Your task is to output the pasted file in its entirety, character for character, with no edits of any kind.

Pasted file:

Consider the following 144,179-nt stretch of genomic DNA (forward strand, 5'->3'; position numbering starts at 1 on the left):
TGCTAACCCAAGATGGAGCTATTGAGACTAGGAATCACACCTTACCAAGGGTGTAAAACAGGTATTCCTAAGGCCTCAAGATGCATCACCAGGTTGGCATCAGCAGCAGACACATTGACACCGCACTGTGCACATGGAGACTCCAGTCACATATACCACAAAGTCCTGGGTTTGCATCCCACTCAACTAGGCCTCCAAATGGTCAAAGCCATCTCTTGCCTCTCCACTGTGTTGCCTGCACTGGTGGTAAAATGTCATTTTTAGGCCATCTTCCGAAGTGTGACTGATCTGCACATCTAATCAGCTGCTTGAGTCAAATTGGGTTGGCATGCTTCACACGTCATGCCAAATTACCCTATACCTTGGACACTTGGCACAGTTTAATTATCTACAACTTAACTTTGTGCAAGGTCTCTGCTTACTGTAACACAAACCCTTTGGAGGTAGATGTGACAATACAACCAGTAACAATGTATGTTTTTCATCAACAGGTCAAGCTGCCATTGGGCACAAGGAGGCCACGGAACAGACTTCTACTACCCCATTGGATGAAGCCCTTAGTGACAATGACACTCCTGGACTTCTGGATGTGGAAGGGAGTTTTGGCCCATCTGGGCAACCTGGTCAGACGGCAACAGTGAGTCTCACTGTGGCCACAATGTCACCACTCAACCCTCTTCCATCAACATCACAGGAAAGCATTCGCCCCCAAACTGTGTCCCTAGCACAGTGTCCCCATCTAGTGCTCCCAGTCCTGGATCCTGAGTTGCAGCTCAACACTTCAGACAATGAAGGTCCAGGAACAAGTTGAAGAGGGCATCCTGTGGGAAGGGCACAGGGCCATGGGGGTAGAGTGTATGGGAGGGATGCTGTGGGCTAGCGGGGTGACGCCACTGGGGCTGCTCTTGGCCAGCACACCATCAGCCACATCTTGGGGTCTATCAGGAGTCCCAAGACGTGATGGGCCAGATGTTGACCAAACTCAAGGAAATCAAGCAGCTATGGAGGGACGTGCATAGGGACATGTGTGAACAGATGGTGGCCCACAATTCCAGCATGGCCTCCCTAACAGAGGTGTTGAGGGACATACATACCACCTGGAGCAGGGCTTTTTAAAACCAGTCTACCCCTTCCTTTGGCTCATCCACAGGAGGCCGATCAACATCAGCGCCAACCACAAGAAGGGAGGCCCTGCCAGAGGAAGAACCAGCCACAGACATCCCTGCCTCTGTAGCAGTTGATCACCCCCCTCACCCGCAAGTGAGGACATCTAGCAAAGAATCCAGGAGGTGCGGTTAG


Consider the following 144,179-nt stretch of genomic DNA (forward strand, 5'->3'; position numbering starts at 1 on the left):
TGCTAACCCAAGATGGAGCTATTGAGACTAGGAATCACACCTTACCAAGGGTGTAAAACAGGTATTCCTAAGGCCTCAAGATGCATCACCAGGTTGGCATCAGCAGCAGACACATTGACACCGCACTGTGCACATGGAGACTCCAGTCACATATACCACAAAGTCCTGGGTTTGCATCCCACTCAACTAGGCCTCCAAATGGTCAAAGCCATCTCTTGCCTCTCCACTGTGTTGCCTGCACTGGTGGTAAAATGTCATTTTTAGGCCATCTTCCGAAGTGTGACTGATCTGCACATCTAATCAGCTGCTTGAGTCAAATTGGGTTGGCATGCTTCACACGTCATGCCAAATTACCCTATACCTTGGACACTTGGCACAGTTTAATTATCTACAACTTAACTTTGTGCAAGGTCTCTGCTTACTGTAACACAAACCCTTTGGAGGTAGATGTGACAATACAACCAGTAACAATGTATGTTTTTCATCAACAGGTCAAGCTGCCATTGGGCACAAGGAGGCCACGGAACAGACTTCTACTACCCCATTGGATGAAGCCCTTAGTGACAATGACACTCCTGGACTTCTGGATGTGGAAGGGAGTTTTGGCCCATCTGGGCAACCTGGTCAGACGGCAACAGTGAGTCTCACTGTGGCCACAATGTCACCACTCAACCCTCTTCCATCAACATCACAGGAAAGCATTCGCCCCCAAACTGTGTCCCTAGCACAGTGTCCCCATCTAGTGCTCCCAGTCCTGGATCCTGAGTTGCAGCTCAACACTTCAGACAATGAAGGTCCAGGAACAAGTTGAAGAGGGCATCCTGTGGGAAGGGCACAGGGCCATGGGGGTAGAGTGTATGGGAGGGATGCTGTGGGCTAGCGGGGTGACGCCACTGGGGCTGCTCTTGGCCAGCACACCATCAGCCACATCTTGGGGTCTATCAGGAGTCCCAAGACGTGATGGGCCAGATGTTGACCAAACTCAAGGAAATCAAGCAGCTATGGAGGGACGTGCATAGGGACATGTGTGAACAGATGGTGGCCCACAATTCCAGCATGGCCTCCCTAACAGAGGTGTTGAGGGACATACATACCACCTGGAGCAGGGCTTTTTAAAACCAGTCTACCCCTTCCTTTGGCTCATCCACAGGAGGCCGATCAACATCAGCGCCAACCACAAGAAGGGAGGCCCTGCCAGAGGAAGAACCAGCCACAGACATCCCTGCCTCTGTAGCAGTTGATCACCCCCCTCACCCGCAAGTGAGGACATCTAGCAAAGAATCCAGGAGGTGCGGTTAG